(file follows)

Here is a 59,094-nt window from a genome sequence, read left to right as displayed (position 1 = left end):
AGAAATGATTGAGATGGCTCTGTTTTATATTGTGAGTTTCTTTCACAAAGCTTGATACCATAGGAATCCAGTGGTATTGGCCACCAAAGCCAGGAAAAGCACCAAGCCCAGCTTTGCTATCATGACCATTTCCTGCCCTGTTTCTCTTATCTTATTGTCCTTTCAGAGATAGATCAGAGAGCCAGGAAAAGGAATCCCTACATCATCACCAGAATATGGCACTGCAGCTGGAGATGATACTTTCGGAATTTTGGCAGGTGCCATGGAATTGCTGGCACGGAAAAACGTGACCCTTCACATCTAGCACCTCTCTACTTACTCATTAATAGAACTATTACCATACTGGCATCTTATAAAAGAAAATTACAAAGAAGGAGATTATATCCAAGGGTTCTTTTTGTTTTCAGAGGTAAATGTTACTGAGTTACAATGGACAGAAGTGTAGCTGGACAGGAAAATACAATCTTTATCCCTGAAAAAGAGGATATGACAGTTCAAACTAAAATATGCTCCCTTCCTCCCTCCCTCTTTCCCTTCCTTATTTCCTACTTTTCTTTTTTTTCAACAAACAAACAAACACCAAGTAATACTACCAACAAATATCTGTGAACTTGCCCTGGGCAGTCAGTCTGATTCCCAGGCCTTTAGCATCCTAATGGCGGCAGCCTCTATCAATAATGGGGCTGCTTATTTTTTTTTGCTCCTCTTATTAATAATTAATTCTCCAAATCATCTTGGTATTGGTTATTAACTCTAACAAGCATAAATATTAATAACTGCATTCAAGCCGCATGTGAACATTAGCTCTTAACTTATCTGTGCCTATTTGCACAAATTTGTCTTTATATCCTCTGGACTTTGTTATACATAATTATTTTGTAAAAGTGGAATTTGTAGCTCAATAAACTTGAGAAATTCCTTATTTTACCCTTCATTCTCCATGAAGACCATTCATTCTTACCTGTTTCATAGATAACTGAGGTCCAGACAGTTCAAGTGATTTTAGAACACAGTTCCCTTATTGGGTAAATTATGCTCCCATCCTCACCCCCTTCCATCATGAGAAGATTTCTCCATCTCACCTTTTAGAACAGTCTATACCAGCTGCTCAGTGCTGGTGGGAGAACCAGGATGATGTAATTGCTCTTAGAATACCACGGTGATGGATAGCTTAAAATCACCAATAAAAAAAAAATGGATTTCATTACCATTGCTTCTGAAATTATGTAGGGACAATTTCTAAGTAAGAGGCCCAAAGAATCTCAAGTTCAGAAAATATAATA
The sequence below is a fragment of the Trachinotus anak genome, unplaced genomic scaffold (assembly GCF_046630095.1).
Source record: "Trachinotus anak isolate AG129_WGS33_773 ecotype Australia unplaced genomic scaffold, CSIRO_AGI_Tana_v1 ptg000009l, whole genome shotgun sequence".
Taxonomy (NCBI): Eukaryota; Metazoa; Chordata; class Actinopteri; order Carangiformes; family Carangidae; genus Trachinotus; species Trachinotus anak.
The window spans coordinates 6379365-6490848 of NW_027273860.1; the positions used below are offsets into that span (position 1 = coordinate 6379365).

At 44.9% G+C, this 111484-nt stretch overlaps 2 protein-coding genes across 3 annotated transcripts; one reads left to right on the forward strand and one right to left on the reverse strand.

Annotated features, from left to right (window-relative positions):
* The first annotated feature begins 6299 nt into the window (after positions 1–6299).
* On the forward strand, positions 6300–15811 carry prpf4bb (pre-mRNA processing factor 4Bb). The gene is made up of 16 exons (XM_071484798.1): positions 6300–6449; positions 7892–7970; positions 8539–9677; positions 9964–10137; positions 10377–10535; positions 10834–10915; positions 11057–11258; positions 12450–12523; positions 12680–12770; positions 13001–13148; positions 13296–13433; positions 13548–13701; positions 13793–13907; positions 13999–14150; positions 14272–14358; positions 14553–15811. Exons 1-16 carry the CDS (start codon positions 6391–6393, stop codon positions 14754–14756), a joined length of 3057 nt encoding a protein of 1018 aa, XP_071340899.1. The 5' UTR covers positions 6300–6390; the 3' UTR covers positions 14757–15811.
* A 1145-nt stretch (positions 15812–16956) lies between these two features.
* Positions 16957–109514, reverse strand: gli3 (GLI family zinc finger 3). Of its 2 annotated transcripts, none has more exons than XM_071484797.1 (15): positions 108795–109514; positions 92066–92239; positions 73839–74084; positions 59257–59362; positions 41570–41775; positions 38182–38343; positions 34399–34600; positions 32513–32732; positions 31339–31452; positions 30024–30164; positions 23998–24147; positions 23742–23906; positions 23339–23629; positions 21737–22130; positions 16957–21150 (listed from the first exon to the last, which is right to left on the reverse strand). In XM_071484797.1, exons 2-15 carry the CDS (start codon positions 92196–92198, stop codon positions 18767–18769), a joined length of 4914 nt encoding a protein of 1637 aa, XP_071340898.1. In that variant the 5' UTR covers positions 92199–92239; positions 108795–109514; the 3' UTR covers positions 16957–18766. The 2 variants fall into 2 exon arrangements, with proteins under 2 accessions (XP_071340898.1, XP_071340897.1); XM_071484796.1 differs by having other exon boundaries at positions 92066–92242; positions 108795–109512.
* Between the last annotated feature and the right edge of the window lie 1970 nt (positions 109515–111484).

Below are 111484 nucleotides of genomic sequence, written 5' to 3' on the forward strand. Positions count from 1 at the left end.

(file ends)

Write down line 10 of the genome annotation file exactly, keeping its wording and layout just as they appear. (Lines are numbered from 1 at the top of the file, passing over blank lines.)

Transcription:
* On the forward strand, positions 6300–15811 carry prpf4bb (pre-mRNA processing factor 4Bb). The gene is made up of 16 exons (XM_071484798.1): positions 6300–6449; positions 7892–7970; positions 8539–9677; positions 9964–10137; positions 10377–10535; positions 10834–10915; positions 11057–11258; positions 12450–12523; positions 12680–12770; positions 13001–13148; positions 13296–13433; positions 13548–13701; positions 13793–13907; positions 13999–14150; positions 14272–14358; positions 14553–15811. Exons 1-16 carry the CDS (start codon positions 6391–6393, stop codon positions 14754–14756), a joined length of 3057 nt encoding a protein of 1018 aa, XP_071340899.1. The 5' UTR covers positions 6300–6390; the 3' UTR covers positions 14757–15811.